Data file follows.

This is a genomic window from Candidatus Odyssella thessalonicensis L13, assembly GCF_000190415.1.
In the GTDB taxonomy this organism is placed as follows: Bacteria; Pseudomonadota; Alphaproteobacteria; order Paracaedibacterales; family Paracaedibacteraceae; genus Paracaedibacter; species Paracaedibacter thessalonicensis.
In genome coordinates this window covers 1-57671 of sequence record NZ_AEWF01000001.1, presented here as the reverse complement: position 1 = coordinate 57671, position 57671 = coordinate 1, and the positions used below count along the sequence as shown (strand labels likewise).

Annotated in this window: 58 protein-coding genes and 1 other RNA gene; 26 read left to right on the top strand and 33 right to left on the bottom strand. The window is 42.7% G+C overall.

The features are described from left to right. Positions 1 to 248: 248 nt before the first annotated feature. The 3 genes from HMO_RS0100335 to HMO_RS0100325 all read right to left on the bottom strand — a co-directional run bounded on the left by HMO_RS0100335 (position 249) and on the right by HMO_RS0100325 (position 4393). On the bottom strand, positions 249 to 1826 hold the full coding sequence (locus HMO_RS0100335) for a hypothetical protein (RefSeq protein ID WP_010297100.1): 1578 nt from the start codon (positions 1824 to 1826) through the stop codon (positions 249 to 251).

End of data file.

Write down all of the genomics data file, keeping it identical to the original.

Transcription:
This is a genomic window from Candidatus Odyssella thessalonicensis L13, assembly GCF_000190415.1.
In the GTDB taxonomy this organism is placed as follows: Bacteria; Pseudomonadota; Alphaproteobacteria; order Paracaedibacterales; family Paracaedibacteraceae; genus Paracaedibacter; species Paracaedibacter thessalonicensis.
In genome coordinates this window covers 1-57671 of sequence record NZ_AEWF01000001.1, presented here as the reverse complement: position 1 = coordinate 57671, position 57671 = coordinate 1, and the positions used below count along the sequence as shown (strand labels likewise).

Annotated in this window: 58 protein-coding genes and 1 other RNA gene; 26 read left to right on the top strand and 33 right to left on the bottom strand. The window is 42.7% G+C overall.

The features are described from left to right. Positions 1 to 248: 248 nt before the first annotated feature. The 3 genes from HMO_RS0100335 to HMO_RS0100325 all read right to left on the bottom strand — a co-directional run bounded on the left by HMO_RS0100335 (position 249) and on the right by HMO_RS0100325 (position 4393). On the bottom strand, positions 249 to 1826 hold the full coding sequence (locus HMO_RS0100335) for a hypothetical protein (RefSeq protein ID WP_010297100.1): 1578 nt from the start codon (positions 1824 to 1826) through the stop codon (positions 249 to 251).